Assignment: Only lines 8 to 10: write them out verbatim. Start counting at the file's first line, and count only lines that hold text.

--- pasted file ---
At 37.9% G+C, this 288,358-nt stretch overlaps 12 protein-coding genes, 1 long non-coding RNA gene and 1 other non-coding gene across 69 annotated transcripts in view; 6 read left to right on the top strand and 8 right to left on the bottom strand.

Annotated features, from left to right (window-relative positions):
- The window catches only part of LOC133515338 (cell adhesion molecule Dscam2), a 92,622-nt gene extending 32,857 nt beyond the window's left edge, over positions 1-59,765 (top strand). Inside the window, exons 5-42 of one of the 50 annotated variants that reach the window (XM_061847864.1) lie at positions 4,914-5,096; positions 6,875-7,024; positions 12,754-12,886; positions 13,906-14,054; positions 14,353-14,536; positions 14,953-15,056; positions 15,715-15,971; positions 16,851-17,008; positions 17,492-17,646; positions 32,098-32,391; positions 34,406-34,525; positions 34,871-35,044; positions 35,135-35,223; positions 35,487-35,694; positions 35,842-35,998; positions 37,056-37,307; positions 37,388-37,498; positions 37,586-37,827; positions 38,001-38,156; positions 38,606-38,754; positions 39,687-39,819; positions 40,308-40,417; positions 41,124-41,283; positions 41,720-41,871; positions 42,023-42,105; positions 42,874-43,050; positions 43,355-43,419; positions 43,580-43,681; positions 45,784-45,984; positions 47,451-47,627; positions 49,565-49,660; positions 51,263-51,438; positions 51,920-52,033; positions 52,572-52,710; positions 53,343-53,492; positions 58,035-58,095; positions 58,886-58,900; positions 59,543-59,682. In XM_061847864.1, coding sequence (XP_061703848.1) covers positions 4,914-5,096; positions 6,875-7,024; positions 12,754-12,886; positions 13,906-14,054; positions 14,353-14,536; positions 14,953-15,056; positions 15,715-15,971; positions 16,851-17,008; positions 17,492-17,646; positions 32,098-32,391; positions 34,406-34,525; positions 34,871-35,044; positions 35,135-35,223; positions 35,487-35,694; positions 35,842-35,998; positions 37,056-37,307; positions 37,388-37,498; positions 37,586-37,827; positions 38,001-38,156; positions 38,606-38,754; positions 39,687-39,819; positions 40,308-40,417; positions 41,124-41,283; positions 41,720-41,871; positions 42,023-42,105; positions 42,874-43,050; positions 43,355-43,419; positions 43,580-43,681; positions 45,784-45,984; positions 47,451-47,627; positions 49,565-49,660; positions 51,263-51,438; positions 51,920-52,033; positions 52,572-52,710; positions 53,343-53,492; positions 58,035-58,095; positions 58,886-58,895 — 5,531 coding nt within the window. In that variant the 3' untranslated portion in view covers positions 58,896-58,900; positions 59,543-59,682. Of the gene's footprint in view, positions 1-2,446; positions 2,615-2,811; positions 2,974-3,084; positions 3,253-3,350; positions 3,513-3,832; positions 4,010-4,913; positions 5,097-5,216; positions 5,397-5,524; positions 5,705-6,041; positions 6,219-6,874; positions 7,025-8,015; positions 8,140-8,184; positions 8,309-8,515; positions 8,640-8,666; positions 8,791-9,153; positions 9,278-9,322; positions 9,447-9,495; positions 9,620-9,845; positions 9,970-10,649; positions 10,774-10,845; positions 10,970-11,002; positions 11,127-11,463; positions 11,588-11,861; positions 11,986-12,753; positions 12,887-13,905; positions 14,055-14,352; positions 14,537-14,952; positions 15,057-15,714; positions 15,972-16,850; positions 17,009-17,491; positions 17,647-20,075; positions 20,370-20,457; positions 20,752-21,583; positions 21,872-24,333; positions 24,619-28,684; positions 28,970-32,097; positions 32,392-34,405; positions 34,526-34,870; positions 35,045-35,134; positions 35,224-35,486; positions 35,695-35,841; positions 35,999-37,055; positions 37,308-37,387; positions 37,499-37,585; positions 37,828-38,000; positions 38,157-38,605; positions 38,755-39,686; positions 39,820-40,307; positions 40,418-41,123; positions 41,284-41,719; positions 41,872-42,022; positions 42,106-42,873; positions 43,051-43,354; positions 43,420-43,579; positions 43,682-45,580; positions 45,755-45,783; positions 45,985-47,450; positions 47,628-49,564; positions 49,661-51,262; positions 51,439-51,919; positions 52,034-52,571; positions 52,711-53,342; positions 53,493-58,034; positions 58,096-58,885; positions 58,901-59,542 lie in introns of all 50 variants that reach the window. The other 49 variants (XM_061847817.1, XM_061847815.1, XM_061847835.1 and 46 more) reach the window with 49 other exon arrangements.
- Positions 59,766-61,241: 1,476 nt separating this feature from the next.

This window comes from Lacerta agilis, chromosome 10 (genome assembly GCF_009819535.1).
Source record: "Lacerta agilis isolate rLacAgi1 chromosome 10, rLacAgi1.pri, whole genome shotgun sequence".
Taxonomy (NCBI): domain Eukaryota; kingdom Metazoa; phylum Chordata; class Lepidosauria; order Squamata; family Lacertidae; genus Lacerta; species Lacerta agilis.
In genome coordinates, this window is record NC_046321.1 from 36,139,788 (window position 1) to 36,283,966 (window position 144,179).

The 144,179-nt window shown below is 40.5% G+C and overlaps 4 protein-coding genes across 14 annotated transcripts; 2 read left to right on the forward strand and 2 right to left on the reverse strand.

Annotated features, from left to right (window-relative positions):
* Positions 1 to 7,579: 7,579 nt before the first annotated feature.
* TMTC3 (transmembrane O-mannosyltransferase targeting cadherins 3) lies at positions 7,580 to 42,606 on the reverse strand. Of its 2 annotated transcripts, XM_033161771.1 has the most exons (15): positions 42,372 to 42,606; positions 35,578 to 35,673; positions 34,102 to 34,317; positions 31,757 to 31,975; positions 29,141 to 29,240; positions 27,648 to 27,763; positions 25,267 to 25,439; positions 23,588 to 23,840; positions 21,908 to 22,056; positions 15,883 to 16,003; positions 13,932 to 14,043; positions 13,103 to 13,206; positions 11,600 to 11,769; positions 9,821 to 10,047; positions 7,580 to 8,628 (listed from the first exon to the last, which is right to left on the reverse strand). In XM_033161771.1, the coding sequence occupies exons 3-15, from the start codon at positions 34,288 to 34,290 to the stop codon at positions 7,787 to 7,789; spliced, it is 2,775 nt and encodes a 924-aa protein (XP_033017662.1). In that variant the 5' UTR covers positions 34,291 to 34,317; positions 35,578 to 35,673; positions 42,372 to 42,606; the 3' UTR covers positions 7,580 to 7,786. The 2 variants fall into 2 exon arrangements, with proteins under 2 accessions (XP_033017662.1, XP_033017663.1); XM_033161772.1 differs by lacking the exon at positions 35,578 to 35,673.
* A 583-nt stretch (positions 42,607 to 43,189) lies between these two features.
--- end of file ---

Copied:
In genome coordinates, this window is record NC_046321.1 from 36,139,788 (window position 1) to 36,283,966 (window position 144,179).

The 144,179-nt window shown below is 40.5% G+C and overlaps 4 protein-coding genes across 14 annotated transcripts; 2 read left to right on the forward strand and 2 right to left on the reverse strand.

Annotated features, from left to right (window-relative positions):